Bryan Nason (Pic: Brisbane Salon)

Bryan Nason is one of those unique people of the theatre that every big city deserves to have. Although he is of the same vintage as, and a close friend of, Geoffrey Rush, to whom he gave important roles in Rush’s early career, and the late Bille Brown, he chose not to take the obvious way for a man of undoubted talent, but stayed in Brisbane all his life and dedicated himself to bringing local theatre alive.

He was the first director of the Queensland Theatre Company, being responsible for its initial production, The Royal Hunt of the Sun, and although he didn’t get the important role of executive director, which went to Alan Edwards, his passionate interest in and commitment to live theatre in Queensland never faltered. But he took the road less travelled, and never received public funding.

He founded the ground-breaking Grin & Tonic travelling theatre, which took accessible scenes from Shakespeare’s most popular plays into schools, using a troupe of young actors, most of whom went on to become professionals. They also gave public performances, which always had a twist to them — Hamlet was performed in the boxing rink in the now-demolished Brisbane’s Festival Hall, while his acclaimed adaptation of Gilgamesh took place in the Ashgrove quarry in Brisbane. He adapted the Dickens novel A Tale of Two Cities  into a puppet play and his cheeky athletic productions of Monkey had adults and children alike enchanted. And his ongoing staged readings of all of Shakespeare’s plays in honour of his friend and colleague Robert Arthur, who died over 25 years ago, will conclude this year with rehearsed readings of Henry VIII and Coriolanus.

After 50 years in the theatre, as part of his commitment to encouraging upcoming performers and artists, he handed over control of Grin & Tonic to his protégés, and now he has launched himself in yet another direction, a personally funded organisation called Magic Theatre Not for Everyone, where he edits, produces and presents unfamiliar, sometimes eccentric, and always approachable theatre in his own house in Clayfield, so that there are no overheads, and everyone is welcome without payment, except for a voluntary contribution at the door. So far these performances have included piano recitals with commentary in French, two tribute performances for Bille Brown, and his latest and most ambitious production, A Conversation with Montaigne, which was performed recently over two weekends and finished on August 10.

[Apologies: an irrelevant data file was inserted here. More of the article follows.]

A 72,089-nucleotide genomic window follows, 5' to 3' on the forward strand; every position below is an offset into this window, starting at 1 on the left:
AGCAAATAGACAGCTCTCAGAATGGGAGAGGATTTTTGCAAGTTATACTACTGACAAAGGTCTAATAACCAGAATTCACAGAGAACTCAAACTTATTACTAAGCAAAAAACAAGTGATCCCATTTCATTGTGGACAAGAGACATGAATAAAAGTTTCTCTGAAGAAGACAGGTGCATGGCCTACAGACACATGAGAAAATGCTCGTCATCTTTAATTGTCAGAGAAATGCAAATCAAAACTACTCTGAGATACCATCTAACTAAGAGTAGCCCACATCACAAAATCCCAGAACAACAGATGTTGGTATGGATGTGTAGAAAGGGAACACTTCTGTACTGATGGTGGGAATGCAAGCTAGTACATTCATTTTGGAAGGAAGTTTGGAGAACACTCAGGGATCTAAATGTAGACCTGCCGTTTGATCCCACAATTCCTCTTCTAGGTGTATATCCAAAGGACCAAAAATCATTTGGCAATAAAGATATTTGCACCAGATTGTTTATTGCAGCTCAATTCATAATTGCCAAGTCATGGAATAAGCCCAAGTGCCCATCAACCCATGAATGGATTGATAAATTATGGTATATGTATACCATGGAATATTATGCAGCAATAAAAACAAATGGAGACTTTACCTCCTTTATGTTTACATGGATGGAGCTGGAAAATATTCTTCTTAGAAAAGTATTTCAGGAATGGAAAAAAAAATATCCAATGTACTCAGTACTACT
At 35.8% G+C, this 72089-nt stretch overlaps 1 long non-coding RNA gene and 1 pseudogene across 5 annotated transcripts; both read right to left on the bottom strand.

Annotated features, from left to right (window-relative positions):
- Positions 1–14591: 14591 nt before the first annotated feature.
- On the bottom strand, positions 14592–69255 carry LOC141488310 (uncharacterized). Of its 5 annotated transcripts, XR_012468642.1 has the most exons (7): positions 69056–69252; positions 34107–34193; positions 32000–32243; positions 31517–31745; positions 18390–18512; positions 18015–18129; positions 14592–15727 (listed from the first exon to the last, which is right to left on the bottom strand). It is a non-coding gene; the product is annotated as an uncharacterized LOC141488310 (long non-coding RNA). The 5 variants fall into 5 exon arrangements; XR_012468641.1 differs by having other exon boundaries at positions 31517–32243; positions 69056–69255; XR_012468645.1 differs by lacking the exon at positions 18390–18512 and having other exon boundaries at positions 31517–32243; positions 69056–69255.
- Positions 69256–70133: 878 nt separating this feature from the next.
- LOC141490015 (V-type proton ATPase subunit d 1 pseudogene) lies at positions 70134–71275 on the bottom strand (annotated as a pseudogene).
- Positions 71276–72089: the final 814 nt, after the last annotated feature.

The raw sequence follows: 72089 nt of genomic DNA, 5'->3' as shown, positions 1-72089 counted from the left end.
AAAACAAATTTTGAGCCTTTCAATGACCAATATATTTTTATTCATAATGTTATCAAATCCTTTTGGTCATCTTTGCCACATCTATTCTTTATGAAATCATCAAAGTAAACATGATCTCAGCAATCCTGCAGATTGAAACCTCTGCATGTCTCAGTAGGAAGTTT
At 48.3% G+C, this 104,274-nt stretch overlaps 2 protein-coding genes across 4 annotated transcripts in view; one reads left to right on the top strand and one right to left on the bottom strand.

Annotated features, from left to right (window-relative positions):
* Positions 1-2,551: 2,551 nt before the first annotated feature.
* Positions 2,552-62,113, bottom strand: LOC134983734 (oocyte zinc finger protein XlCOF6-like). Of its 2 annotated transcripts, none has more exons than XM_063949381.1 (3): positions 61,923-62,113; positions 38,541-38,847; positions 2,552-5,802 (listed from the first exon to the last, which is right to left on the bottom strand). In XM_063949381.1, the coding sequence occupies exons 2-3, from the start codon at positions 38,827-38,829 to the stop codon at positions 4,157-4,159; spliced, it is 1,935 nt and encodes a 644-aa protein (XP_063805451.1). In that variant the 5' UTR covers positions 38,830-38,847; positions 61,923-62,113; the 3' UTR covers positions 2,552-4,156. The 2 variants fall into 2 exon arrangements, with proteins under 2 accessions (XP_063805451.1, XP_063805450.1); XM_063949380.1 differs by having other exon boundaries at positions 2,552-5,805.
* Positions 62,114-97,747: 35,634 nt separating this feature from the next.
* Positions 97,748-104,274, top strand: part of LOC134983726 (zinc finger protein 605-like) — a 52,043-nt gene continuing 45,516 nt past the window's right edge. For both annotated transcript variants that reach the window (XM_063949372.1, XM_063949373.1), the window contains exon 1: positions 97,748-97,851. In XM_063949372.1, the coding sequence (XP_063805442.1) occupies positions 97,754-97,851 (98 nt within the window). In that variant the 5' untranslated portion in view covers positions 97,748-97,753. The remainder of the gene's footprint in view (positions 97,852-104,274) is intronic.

What could a Frenchman who lived 500 years ago have to say to us today, we might wonder, but Nason believes so strongly that this remarkable philosopher has much to tell us that we need to hear. Like Shakespeare, he says, Montaigne has only one theme in his whole extended output, namely the attempt to understand what the nature is of our shared human life.

And in this performance he succeeded delightfully and, thank goodness, concisely, because Montaigne’s output was as great as Shakespeare’s. But in 90 minutes we learned what Montaigne had to say about life, love, discipline, human nature, war, peace and wealth. He did this by assuming the character of Montaigne at first in a costume replicating that of the philosopher in his famous statue in Paris, with an impressive bronze mask and every detail correct, until he gradually sheds everything except his shirt and breeches.

I don’t know much about Montaigne’s work, and even less about his personality, but Nason brought him to life as a fussy, hesitant, sometimes irritating but ultimately loveable man whose views on life we could immediately engage with. It was a mannered performance in the best meaning of the term, and something that only an actor of consummate skills could bring off, worth every second of the six months he spent adapting the huge text to an accessible length, and of our 90 minutes of experiencing it.

There’s more Magic Theatre to come this year, and although it’s certainly Not for Everyone, those who have ears to hear and eyes to see will find Nason’s latest venture a worthy continuation of his lifetime commitment to awakening Brisbane’s theatre-going community to new understandings.

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